As labor shortages plague the trucking industry and supply chain issues continue to impact Americans across the country, U.S. Senators Joni Ernst (R-Iowa) and Chuck Grassley (R-Iowa) are calling for more Americans to be eligible to obtain a commercial driver’s license (CDL) and operate commercial motor vehicles in interstate commerce. Ernst and Grassley are urging the Federal Motor Carrier Safety Administration (FMCSA) to lower the age of eligibility from 21 to 18.

In a letter to FMCSA Deputy Administrator Meera Joshi, Ernst, Grassley, and their colleagues write, “We write to you with growing concern for the labor shortage faced by the trucking industry. The truck driver shortage, coupled with the nation’s ongoing supply chain issues, has been extremely detrimental to the economy. If left unaddressed, inaction to grow America’s pool of truck drivers threatens to drive up shipping expenses, prolong delays, and burden already-strained consumers with additional costs… With these concerns in mind, we urge the Federal Motor Carrier Safety Administration (FMCSA) to allow persons 18 years of age and older to obtain a commercial driver’s license (CDL) and operate commercial motor vehicles in interstate commerce to get American goods and services moving again.”

They go on to say, “Our nation’s commerce hinges on interstate trucking, but the age of entry for this profession blocks the youngest members of our workforce from the career field…Those seeking an alternative pathway to an expensive four-year degree may find the three-year gap between high school graduation and the eligible age for interstate trucking inhibitive. It should be our policy to aid and encourage these capable workers.”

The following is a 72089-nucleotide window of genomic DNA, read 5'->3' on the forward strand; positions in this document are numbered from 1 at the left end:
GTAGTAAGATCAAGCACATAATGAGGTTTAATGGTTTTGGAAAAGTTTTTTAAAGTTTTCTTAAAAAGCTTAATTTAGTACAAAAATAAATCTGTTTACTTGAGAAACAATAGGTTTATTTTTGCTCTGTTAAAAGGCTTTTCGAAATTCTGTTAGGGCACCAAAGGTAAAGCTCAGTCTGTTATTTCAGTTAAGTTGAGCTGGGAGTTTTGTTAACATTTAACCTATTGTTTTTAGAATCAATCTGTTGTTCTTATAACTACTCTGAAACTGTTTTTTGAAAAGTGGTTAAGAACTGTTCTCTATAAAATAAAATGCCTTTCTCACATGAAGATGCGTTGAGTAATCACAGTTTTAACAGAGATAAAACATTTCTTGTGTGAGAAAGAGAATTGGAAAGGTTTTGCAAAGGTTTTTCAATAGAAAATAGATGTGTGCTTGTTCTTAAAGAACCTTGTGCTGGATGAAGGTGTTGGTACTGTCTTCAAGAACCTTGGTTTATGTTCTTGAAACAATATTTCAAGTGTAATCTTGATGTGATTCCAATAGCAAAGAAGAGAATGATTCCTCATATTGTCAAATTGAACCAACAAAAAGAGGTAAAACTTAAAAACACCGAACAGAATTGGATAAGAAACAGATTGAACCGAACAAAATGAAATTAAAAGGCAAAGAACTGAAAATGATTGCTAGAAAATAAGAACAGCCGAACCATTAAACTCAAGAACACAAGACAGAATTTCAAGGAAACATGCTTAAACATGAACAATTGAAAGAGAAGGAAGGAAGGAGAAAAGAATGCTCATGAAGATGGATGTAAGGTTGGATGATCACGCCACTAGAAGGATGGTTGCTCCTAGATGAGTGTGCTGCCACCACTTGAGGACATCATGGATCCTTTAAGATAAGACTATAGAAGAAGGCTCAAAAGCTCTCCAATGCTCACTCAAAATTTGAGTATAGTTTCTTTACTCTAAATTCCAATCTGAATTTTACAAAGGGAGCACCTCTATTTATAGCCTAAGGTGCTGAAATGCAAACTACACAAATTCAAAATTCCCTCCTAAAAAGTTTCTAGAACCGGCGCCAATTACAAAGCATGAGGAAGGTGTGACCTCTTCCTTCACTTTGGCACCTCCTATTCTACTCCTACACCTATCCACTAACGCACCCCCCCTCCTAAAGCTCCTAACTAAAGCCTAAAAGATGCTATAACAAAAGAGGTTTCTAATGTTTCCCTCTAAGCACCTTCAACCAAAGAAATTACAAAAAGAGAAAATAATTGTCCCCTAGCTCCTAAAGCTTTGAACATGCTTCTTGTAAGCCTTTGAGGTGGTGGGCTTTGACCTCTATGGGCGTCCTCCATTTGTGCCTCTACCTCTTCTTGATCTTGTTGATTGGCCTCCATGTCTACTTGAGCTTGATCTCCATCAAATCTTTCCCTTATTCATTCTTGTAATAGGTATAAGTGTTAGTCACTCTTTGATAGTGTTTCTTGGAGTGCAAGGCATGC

Ernst and Grassley are joined on the letter by U.S. Senators Roger Marshall (R-Kan.), Thom Tillis (R-N.C.), Kevin Cramer (R-N.D.), Lindsey Graham (R-S.C.), Cindy Hyde-Smith (R-Miss.), Mike Braun (R-Ind.), Marsha Blackburn (R-Tenn.), Jerry Moran (R-Kan.), and Steve Daines (R-Mont.).

Leave a Reply

Fill in your details below or click an icon to log in:

WordPress.com Logo

You are commenting using your WordPress.com account. Log Out /  Change )

Google photo

You are commenting using your Google account. Log Out /  Change )

Twitter picture

You are commenting using your Twitter account. Log Out /  Change )

Facebook photo

You are commenting using your Facebook account. Log Out /  Change )

Connecting to %s